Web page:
It’s that time of year again… #GivingTuesday – the international day to give back and kickstart the holiday season. Many people unite to give back to the causes that mean a lot to them. For us, that means doing everything we can do to help families in need.
We’re halfway through the school semester and our students have been having a great time taking part in our clubs. We have over 20 clubs this semester! Each student can select the clubs they would like to participate in, and based on seniority and availability, their schedule is determined. Clubs are a great way for our students to practice their social skills while learning and having fun.
School started and students have been so excited for the new year! For example, the clubs are a just one of the few ways students get involved, make friends, learn to do something new, work on their social skills, all while having fun!
Researchers are constantly looking for answers. What exactly is autism? What causes it? Most importantly, can it be "cured" or reversed?
The findings are becoming more clear – researchers are creating a link between defects in chromosomes and autism. They've found that 7% of those with autism are missing a piece of their chromosome 16. This chromosome is known as 16p11.2 deletion syndrome, which often leads to neurodevelopmental disability and language skills impairment.
The latest research released by the CDC shows that autism rates have been climbing over the last few years. The report is published every two years by the Autism and Developmental Disabilities Monitoring Network, a CDC-funded tracking system that assesses more than 300,000 8-year-old children for the disorder. Here’s what they found…
There are several different disorders on the autism spectrum. These are called ASD’s – autism spectrum disorders. There is much confusion in terminology these days. Many people have a hard time understanding what the symptom differences are between the disorders. Here is a starter guide to understanding the spectrum – which disorders are classified as being on the spectrum, as well as some conditions that have similar symptoms as ASD’s, but do not fall on the spectrum.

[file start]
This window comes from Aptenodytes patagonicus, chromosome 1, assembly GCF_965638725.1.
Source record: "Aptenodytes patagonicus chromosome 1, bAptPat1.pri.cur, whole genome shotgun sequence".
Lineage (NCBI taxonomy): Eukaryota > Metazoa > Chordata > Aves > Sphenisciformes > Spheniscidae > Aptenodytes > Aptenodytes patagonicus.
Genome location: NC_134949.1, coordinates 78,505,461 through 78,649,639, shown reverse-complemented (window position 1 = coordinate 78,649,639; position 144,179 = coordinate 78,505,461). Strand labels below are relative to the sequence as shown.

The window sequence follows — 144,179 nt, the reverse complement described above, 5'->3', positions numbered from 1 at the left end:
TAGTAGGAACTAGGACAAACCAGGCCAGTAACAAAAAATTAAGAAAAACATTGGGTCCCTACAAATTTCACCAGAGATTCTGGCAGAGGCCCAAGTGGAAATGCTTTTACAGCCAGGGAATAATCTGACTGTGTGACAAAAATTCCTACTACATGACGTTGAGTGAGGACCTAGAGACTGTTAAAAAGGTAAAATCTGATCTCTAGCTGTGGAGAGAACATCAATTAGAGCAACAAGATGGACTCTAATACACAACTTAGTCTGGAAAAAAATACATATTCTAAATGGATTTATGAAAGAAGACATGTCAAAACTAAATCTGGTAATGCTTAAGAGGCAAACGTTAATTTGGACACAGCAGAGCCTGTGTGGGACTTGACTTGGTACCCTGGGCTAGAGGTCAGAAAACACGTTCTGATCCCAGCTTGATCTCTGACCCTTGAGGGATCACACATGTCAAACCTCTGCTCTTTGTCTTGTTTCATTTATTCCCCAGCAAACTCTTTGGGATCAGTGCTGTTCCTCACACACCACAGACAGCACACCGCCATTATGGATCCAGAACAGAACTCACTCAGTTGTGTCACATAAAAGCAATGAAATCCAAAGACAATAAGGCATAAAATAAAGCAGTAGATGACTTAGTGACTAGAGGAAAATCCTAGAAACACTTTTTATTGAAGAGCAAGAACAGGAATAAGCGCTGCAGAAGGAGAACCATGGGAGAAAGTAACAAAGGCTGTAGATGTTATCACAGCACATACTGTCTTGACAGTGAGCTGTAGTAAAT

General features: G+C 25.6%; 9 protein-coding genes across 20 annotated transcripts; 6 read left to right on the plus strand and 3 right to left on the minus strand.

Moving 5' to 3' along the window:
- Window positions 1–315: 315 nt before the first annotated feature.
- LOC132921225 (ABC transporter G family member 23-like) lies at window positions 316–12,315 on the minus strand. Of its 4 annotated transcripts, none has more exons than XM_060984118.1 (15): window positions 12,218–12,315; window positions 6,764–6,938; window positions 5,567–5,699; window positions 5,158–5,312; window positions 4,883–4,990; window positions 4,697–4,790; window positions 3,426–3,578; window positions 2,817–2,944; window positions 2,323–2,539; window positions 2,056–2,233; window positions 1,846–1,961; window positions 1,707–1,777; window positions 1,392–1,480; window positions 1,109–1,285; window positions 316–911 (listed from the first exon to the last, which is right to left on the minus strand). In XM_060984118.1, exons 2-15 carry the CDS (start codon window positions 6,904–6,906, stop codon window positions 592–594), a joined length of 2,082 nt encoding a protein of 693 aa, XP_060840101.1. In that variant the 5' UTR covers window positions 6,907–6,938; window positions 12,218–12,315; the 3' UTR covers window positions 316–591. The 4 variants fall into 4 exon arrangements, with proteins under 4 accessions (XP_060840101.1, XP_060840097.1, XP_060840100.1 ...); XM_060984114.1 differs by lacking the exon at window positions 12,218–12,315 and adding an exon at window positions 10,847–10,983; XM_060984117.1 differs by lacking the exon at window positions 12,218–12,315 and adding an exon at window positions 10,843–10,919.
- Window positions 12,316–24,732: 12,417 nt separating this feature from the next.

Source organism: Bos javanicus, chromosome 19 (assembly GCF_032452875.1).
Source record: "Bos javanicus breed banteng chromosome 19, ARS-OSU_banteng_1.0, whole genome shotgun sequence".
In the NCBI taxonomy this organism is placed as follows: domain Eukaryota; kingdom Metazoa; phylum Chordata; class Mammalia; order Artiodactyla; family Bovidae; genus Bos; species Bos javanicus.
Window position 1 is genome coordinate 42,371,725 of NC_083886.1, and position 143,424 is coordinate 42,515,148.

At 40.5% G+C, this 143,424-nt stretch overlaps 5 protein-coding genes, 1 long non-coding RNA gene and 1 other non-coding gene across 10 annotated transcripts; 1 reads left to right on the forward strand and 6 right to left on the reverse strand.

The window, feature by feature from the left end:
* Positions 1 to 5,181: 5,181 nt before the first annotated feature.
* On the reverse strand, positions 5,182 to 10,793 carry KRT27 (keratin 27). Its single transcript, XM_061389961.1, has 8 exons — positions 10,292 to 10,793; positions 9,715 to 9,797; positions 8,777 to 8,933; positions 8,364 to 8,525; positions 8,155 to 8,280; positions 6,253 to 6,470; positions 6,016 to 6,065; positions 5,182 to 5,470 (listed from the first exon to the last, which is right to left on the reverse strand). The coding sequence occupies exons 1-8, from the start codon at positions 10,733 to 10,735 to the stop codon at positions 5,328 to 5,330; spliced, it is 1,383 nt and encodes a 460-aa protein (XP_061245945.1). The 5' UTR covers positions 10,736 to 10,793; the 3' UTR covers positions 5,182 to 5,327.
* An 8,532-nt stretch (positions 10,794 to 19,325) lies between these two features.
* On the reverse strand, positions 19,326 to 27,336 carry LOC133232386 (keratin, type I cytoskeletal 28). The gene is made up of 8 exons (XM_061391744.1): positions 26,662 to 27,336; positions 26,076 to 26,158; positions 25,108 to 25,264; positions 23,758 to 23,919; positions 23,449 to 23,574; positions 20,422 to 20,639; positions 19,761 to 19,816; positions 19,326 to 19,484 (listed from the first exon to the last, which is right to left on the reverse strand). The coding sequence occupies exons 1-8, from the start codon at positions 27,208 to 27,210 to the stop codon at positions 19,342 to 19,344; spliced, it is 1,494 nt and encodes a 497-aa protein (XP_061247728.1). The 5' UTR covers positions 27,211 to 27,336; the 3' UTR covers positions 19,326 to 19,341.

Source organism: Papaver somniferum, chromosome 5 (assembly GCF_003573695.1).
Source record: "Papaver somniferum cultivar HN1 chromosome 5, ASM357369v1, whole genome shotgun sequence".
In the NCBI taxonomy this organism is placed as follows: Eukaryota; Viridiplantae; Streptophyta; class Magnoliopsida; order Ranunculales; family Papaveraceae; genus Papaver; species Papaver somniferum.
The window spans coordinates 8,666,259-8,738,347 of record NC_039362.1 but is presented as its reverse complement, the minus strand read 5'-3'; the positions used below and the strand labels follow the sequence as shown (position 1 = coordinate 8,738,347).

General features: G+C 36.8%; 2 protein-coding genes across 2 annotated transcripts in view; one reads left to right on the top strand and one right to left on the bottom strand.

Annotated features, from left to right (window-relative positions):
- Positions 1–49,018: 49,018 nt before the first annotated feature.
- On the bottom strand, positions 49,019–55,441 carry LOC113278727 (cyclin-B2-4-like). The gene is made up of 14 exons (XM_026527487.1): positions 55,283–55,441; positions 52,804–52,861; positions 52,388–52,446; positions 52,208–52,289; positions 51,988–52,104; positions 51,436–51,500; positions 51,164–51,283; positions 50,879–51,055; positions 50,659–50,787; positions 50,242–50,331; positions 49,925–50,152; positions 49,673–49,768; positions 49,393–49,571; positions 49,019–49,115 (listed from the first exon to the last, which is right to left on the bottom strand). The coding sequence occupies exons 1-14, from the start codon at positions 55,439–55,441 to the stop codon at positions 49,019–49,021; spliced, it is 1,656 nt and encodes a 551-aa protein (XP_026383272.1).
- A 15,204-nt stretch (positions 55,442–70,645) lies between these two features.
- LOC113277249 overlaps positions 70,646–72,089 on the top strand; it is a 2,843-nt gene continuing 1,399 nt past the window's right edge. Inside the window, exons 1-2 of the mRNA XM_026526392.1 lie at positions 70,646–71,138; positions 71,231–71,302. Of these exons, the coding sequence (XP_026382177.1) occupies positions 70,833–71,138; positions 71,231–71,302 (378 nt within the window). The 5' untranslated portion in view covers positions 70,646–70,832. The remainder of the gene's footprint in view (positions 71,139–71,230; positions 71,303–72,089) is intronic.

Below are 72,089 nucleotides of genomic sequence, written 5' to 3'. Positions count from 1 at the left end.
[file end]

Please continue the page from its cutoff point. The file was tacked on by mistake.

As a parent of a child with autism or other exceptionalities, you’re probably asking yourself: what happens after high school graduation? Before we get into that, did you know... There are 50,000 individuals with autism spectrum disorder (ASD) that turn 18 each year in the United States. Because there are still a lot of questions left unanswered about the causes of the condition, research has been primarily focused on the earlier years of children’s development versus adulthood. However, a recent study tracked young adults with autism over their first six years after high school. Here’s what the results found for youth with ASD...
We've narrowed down our list of favorite blogs to our top selections. The following list of blogs are written by people who either have autism or other exceptionalities share their personal journeys, or parents share their stories of navigating the daily ups and downs of being a parent of an autistic or exceptional child. We hope you'll find them as inspirational, informative, and entertaining as we do!
Is your child getting bullied? As a parent of a child with special needs, you're most likely not a stranger to bullying. We know bullying exists, but do we fully understand it's scale?
The deadline to file your taxes is RIGHT around the corner, and if you haven't filed yet, you still have time to help keep these students in school, at ZERO cost to you. It's really easy. You can control where your taxes go. Instead of paying your taxes, you can simply redirect them to go to an organization that creates scholarships for our students, called a Student Tuition Organization (STO.) Many parents can't afford tuition to keep some students in our schools. You really can help make a difference.